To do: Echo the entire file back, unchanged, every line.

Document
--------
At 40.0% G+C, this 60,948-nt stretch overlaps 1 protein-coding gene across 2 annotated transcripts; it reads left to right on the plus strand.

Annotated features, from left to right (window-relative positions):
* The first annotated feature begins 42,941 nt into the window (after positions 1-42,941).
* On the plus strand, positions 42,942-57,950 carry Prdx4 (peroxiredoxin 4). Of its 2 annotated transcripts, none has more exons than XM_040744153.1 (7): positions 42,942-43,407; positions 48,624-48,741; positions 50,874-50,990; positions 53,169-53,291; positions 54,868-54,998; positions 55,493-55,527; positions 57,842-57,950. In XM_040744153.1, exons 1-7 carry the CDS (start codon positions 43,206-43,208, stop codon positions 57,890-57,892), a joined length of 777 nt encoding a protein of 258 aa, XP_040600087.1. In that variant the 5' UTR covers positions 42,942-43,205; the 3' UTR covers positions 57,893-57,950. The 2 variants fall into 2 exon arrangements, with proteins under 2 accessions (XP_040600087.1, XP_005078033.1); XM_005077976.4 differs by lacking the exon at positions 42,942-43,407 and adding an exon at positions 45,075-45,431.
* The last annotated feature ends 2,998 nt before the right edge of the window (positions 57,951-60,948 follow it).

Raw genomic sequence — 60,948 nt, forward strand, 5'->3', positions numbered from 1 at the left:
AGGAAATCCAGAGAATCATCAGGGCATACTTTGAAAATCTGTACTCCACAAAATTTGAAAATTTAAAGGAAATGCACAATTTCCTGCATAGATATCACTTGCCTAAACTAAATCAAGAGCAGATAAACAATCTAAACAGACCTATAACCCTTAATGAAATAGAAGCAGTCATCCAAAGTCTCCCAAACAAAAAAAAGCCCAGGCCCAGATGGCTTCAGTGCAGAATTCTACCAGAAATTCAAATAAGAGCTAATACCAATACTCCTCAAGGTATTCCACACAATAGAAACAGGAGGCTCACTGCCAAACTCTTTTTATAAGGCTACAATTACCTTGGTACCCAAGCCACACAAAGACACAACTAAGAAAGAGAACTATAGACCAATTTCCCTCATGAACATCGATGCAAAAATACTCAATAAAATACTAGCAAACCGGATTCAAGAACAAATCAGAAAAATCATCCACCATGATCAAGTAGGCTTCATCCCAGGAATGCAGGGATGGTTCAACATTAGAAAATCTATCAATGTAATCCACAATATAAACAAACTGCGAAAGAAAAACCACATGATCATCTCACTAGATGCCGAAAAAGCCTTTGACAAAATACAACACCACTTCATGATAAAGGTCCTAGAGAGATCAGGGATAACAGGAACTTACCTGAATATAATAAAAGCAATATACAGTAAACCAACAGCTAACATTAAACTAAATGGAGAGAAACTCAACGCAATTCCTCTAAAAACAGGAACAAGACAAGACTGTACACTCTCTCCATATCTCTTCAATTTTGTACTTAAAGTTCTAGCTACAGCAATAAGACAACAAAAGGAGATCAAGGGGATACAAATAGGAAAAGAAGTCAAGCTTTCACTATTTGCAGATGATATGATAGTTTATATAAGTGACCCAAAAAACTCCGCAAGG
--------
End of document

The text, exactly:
At 40.0% G+C, this 60,948-nt stretch overlaps 1 protein-coding gene across 2 annotated transcripts; it reads left to right on the plus strand.

Annotated features, from left to right (window-relative positions):
* The first annotated feature begins 42,941 nt into the window (after positions 1-42,941).
* On the plus strand, positions 42,942-57,950 carry Prdx4 (peroxiredoxin 4). Of its 2 annotated transcripts, none has more exons than XM_040744153.1 (7): positions 42,942-43,407; positions 48,624-48,741; positions 50,874-50,990; positions 53,169-53,291; positions 54,868-54,998; positions 55,493-55,527; positions 57,842-57,950. In XM_040744153.1, exons 1-7 carry the CDS (start codon positions 43,206-43,208, stop codon positions 57,890-57,892), a joined length of 777 nt encoding a protein of 258 aa, XP_040600087.1. In that variant the 5' UTR covers positions 42,942-43,205; the 3' UTR covers positions 57,893-57,950. The 2 variants fall into 2 exon arrangements, with proteins under 2 accessions (XP_040600087.1, XP_005078033.1); XM_005077976.4 differs by lacking the exon at positions 42,942-43,407 and adding an exon at positions 45,075-45,431.
* The last annotated feature ends 2,998 nt before the right edge of the window (positions 57,951-60,948 follow it).

Raw genomic sequence — 60,948 nt, forward strand, 5'->3', positions numbered from 1 at the left:
AGGAAATCCAGAGAATCATCAGGGCATACTTTGAAAATCTGTACTCCACAAAATTTGAAAATTTAAAGGAAATGCACAATTTCCTGCATAGATATCACTTGCCTAAACTAAATCAAGAGCAGATAAACAATCTAAACAGACCTATAACCCTTAATGAAATAGAAGCAGTCATCCAAAGTCTCCCAAACAAAAAAAAGCCCAGGCCCAGATGGCTTCAGTGCAGAATTCTACCAGAAATTCAAATAAGAGCTAATACCAATACTCCTCAAGGTATTCCACACAATAGAAACAGGAGGCTCACTGCCAAACTCTTTTTATAAGGCTACAATTACCTTGGTACCCAAGCCACACAAAGACACAACTAAGAAAGAGAACTATAGACCAATTTCCCTCATGAACATCGATGCAAAAATACTCAATAAAATACTAGCAAACCGGATTCAAGAACAAATCAGAAAAATCATCCACCATGATCAAGTAGGCTTCATCCCAGGAATGCAGGGATGGTTCAACATTAGAAAATCTATCAATGTAATCCACAATATAAACAAACTGCGAAAGAAAAACCACATGATCATCTCACTAGATGCCGAAAAAGCCTTTGACAAAATACAACACCACTTCATGATAAAGGTCCTAGAGAGATCAGGGATAACAGGAACTTACCTGAATATAATAAAAGCAATATACAGTAAACCAACAGCTAACATTAAACTAAATGGAGAGAAACTCAACGCAATTCCTCTAAAAACAGGAACAAGACAAGACTGTACACTCTCTCCATATCTCTTCAATTTTGTACTTAAAGTTCTAGCTACAGCAATAAGACAACAAAAGGAGATCAAGGGGATACAAATAGGAAAAGAAGTCAAGCTTTCACTATTTGCAGATGATATGATAGTTTATATAAGTGACCCAAAAAACTCCGCAAGG